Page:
IT remains an unsettling time for the Super Rugby competition, especially to the teams expected to be culled from the present 18.
There has been no official announcement yet from governing body SANZAAR on which three teams will have to go from next year but what is certain is that two will be from South Africa’s six and one from Australia’s five. With the latter there is the added speculation over which of two teams will be affected – the Western Force or the Melbourne Rebels.
The feeling in South Africa is one of realistic acceptance of the situation and the circumstances that have led to a decline in the country’s competitiveness at both the Super Rugby and Test levels.
More and more first class players, including Springboks, have been heading overseas, particularly to earn big money in France and Japan, mainly as a result of the falling Rand.
In 2015, 257 South Africans played for leading clubs overseas and by last year, the number had increased to 313, including 65 Springboks.
Some commentators reckon that the country has only an estimated 120 players good enough to play in Super Rugby and this would mean only four franchises.
The speculation is that of the six franchises, the Cheetahs and the Kings will have to go and whatever the sentimental arguments, results and revenue strongly support the case against the two.
There is wide acknowledgement that to bring in the revenue, attract more spectators and bring back South African rugby to its former glory, the teams left playing in Super Rugby must be more competitive.
Jurie Roux, the chief executive of South African Rugby, while supporting the cull, still thinks that having 15 teams is a bit too many and prefers the total of 12 from 1996 to 2005, an argument previously expressed by others.
Since news of the impending move to reduce the number of teams, the strongest reactions have been heard in Australia.
One of the teams expected to be culled, the Force, has served a writ against the move and one of its players, Wallaby Dane Haylett-Petty, has even declared that he would only play for the Force or move overseas if the team is culled. He is however contracted to the Australian Rugby Union until 2018, a point highlighted by Wallabies coach Michael Cheika.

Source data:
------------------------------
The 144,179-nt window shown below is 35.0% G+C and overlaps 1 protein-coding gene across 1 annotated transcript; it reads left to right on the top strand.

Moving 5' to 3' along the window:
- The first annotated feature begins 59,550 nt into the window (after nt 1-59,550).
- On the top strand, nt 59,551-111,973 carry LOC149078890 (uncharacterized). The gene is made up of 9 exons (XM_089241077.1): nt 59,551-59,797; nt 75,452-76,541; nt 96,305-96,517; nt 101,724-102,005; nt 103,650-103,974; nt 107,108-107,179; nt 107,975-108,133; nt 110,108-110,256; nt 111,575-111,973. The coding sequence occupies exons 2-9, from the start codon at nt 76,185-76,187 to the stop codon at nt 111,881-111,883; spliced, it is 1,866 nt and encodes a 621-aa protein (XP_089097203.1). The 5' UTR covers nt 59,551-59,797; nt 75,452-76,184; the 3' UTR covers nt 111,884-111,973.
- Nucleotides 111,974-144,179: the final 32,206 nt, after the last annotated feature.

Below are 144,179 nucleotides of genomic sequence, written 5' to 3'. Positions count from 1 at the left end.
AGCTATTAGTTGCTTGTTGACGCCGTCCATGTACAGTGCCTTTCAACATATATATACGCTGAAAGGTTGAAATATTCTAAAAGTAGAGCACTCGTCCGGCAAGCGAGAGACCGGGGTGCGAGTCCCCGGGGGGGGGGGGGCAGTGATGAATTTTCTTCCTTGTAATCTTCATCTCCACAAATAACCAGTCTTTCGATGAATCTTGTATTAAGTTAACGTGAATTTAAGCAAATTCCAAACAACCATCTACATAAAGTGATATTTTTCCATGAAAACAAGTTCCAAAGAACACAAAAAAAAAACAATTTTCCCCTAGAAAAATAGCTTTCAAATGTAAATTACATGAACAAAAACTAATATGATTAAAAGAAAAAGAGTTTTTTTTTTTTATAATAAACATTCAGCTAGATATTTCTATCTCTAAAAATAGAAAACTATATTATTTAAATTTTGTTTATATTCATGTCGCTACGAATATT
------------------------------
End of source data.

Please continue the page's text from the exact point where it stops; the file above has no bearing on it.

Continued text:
Cheika has also assured that players from the team to be culled will be given contracts with the other four and he seems sure this can be done because each year, about 15 per cent of the 175 contracted players either retire, move overseas or are not re-signed.
The ARU stated last Monday that it would decide within a few days which team would have to go but the following day, extended the timeline. Both the Force and the Rebels have been asked to submit a business plan that will help influence the decision.
Just like the situation in South Africa, rugby in Australia has been on a fast slide in the last few years and results on the field are the best proof of this.
The Waratahs, champion in 2014, are struggling big time. The Reds, winner of the title in 2011, are no better.
The five franchises are down 14-0 against the New Zealand teams this year until now while last year the record was just three wins against 26 losses.
The Super 12 expanded to become the Super 14 from 2006 with the inclusion of a fifth franchise from South Africa, the Cheetahs, and a fourth from Australia, the Perth-based Western Force.
Not many were excited to have the Force on board because of its distance from the rest of the rugby-playing parts of the vast country and that the area doesn’t have a rugby history. True enough the team has been struggling since, both on field and off it, financially.
But many factors came into play, with the national unions sensing the chance to earn more revenue by having more teams.
By 2011 Australia managed to push for the inclusion of a fifth team, the Melbourne Rebels, which has been going through a similar route as the Force.
It is only now that those in South Africa and Australia realise that they simply do not have the player resources to have these many teams and results in the last few years especially prove that the push for greater participation was not supported by enough compelling reasons.